Recently, HC reported on a man who made a claim against his employer who refused to make him redundant, and also the trend of employers making workers redundant to avoid paying maternity leave.
“Many employers think the process of redundancies is easier than it actually is,” Kristy Edser, partner at employment law practice Minter Ellison, said. “There are a number of tests that organisations have to satisfy in order for a redundancy to be considered genuine, otherwise employers can leave themselves open to unfair dismissal claims – and that is something we see a lot of.”
Edser argued that employers need to become more aware of the redundancy processes to avoid adverse action.
Key HR Take-aways
Edser outlined a number of stages that HR professionals need to understand when approaching redundancy:
Before initiating any proceedings, employers must ensure they are aware of all employee entitlements relating to notice, severance pay, leave, bonuses and any other incentive arrangements. These stem from the National Employment Standards, as well as agreements, contracts and policies. It is also important to make arrangements for consultation and redeployment at this point.
Announcements and notifications
Affected employees, unions (if employees are members) and Centrelink (if 15 or more employees are being affected) need to be notified. It may also be appropriate to make a general announcement to the business, depending on the size of the restructure. Additionally, it is crucial to remember to inform those on leave.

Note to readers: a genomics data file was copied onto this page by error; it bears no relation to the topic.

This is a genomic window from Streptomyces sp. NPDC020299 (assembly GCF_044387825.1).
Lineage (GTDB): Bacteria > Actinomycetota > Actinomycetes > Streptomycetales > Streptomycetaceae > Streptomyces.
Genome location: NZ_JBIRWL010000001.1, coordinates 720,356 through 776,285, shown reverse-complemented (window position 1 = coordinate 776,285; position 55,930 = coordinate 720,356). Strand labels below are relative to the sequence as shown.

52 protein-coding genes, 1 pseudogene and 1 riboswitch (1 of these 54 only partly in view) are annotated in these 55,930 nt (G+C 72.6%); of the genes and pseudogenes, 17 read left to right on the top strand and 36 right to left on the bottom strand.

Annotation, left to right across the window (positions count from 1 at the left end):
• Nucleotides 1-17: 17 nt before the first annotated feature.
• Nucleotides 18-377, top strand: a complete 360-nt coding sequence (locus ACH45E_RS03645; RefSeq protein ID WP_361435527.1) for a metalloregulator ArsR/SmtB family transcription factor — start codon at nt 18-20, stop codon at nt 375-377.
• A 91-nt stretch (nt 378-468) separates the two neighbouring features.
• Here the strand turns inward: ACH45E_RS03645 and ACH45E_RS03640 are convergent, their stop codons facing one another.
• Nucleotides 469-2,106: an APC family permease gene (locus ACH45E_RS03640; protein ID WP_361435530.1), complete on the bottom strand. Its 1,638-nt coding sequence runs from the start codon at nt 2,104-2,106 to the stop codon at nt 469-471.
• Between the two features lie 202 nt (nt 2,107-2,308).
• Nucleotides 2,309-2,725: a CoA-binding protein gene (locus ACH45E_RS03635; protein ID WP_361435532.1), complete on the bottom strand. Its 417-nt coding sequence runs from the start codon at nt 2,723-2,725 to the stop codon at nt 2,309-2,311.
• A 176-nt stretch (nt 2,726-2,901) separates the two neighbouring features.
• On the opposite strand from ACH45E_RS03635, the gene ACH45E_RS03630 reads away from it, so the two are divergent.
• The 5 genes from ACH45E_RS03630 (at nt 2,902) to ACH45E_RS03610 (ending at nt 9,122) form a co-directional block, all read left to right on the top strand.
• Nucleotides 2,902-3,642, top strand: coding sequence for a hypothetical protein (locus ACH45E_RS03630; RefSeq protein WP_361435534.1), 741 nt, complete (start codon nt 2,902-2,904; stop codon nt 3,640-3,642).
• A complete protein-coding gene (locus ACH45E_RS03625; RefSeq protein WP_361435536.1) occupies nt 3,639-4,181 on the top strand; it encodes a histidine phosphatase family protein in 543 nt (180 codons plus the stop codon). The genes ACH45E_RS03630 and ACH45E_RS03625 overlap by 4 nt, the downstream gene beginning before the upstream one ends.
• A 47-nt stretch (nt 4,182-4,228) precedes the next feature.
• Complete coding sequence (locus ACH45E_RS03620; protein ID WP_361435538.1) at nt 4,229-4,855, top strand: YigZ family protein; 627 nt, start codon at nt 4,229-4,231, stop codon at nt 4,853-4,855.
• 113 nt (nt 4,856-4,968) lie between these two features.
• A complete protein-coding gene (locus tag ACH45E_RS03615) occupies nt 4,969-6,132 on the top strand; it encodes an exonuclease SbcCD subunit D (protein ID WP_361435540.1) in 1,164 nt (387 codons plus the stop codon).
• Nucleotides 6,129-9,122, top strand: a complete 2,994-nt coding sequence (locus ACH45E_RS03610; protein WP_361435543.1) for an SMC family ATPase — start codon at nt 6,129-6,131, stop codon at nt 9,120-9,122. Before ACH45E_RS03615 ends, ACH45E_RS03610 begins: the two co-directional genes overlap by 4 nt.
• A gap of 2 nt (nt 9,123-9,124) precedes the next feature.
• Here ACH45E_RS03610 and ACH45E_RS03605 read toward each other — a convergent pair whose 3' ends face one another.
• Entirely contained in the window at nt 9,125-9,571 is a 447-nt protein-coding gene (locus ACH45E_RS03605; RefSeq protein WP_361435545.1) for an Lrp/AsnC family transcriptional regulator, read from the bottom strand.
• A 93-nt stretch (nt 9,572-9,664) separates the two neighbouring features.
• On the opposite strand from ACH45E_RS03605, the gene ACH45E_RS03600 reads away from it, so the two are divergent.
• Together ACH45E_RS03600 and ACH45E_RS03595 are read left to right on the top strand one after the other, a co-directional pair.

Obligation to consult
A common misconception is that consultation is perfunctory advice on what is about to happen. Instead, consultation acts as an opportunity for employees to influence the decision. It should not impede management or create a joint decision-making process between employee and employer, but should allow the employee right of reply, and inform the decision-making process.
Redeployment and unfair dismissal
Edser referred to an unfair dismissal ‘shield’ – a protection on employers if three criteria are met: the job is no longer required to be performed by anyone, the employer has complied with award/EBA consultation provisions, and if reasonable attempts to redeploy have been made. Only then is redundancy considered genuine.
Employers must be aware that there are only a handful of exemptions for severance pay. Severance pay does not apply to casuals, or businesses with less than 15 employees. However, the FWC may reduce or annul the need for severance pay where acceptable alternative employment is obtained for the redundancy-slated employee. Edser advised that in this scenario, the employer must make an application to the FWC for the exemption, which may be refused.